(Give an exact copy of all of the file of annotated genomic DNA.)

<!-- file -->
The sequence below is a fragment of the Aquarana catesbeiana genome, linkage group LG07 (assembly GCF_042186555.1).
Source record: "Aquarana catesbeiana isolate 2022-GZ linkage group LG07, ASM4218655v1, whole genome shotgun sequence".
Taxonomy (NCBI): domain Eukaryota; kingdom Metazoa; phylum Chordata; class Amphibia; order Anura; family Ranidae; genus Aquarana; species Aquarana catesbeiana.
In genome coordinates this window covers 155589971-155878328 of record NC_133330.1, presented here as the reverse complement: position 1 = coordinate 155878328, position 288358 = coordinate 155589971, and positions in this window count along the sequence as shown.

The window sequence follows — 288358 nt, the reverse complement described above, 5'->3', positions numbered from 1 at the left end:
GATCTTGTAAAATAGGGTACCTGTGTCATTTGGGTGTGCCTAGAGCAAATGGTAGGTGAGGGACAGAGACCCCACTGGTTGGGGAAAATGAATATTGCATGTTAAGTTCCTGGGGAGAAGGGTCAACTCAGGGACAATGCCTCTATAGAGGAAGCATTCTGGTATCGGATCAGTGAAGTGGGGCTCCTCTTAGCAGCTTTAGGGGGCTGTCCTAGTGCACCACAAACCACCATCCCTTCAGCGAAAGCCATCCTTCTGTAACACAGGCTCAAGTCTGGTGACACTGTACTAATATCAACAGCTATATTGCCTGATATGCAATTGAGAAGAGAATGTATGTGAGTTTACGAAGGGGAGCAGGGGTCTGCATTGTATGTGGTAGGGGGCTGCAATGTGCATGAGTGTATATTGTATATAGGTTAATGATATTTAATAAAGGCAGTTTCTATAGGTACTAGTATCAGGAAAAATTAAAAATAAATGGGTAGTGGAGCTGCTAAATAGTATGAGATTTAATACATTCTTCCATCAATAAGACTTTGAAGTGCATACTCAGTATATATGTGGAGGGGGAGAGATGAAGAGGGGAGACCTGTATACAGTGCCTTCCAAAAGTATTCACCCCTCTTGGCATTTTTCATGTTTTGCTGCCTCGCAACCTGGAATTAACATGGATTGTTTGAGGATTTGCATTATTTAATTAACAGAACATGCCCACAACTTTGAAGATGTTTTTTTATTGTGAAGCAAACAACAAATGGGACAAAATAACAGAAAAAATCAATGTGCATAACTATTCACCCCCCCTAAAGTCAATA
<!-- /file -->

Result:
The sequence below is a fragment of the Aquarana catesbeiana genome, linkage group LG07 (assembly GCF_042186555.1).
Source record: "Aquarana catesbeiana isolate 2022-GZ linkage group LG07, ASM4218655v1, whole genome shotgun sequence".
Taxonomy (NCBI): domain Eukaryota; kingdom Metazoa; phylum Chordata; class Amphibia; order Anura; family Ranidae; genus Aquarana; species Aquarana catesbeiana.
In genome coordinates this window covers 155589971-155878328 of record NC_133330.1, presented here as the reverse complement: position 1 = coordinate 155878328, position 288358 = coordinate 155589971, and positions in this window count along the sequence as shown.

The window sequence follows — 288358 nt, the reverse complement described above, 5'->3', positions numbered from 1 at the left end:
GATCTTGTAAAATAGGGTACCTGTGTCATTTGGGTGTGCCTAGAGCAAATGGTAGGTGAGGGACAGAGACCCCACTGGTTGGGGAAAATGAATATTGCATGTTAAGTTCCTGGGGAGAAGGGTCAACTCAGGGACAATGCCTCTATAGAGGAAGCATTCTGGTATCGGATCAGTGAAGTGGGGCTCCTCTTAGCAGCTTTAGGGGGCTGTCCTAGTGCACCACAAACCACCATCCCTTCAGCGAAAGCCATCCTTCTGTAACACAGGCTCAAGTCTGGTGACACTGTACTAATATCAACAGCTATATTGCCTGATATGCAATTGAGAAGAGAATGTATGTGAGTTTACGAAGGGGAGCAGGGGTCTGCATTGTATGTGGTAGGGGGCTGCAATGTGCATGAGTGTATATTGTATATAGGTTAATGATATTTAATAAAGGCAGTTTCTATAGGTACTAGTATCAGGAAAAATTAAAAATAAATGGGTAGTGGAGCTGCTAAATAGTATGAGATTTAATACATTCTTCCATCAATAAGACTTTGAAGTGCATACTCAGTATATATGTGGAGGGGGAGAGATGAAGAGGGGAGACCTGTATACAGTGCCTTCCAAAAGTATTCACCCCTCTTGGCATTTTTCATGTTTTGCTGCCTCGCAACCTGGAATTAACATGGATTGTTTGAGGATTTGCATTATTTAATTAACAGAACATGCCCACAACTTTGAAGATGTTTTTTTATTGTGAAGCAAACAACAAATGGGACAAAATAACAGAAAAAATCAATGTGCATAACTATTCACCCCCCCTAAAGTCAATA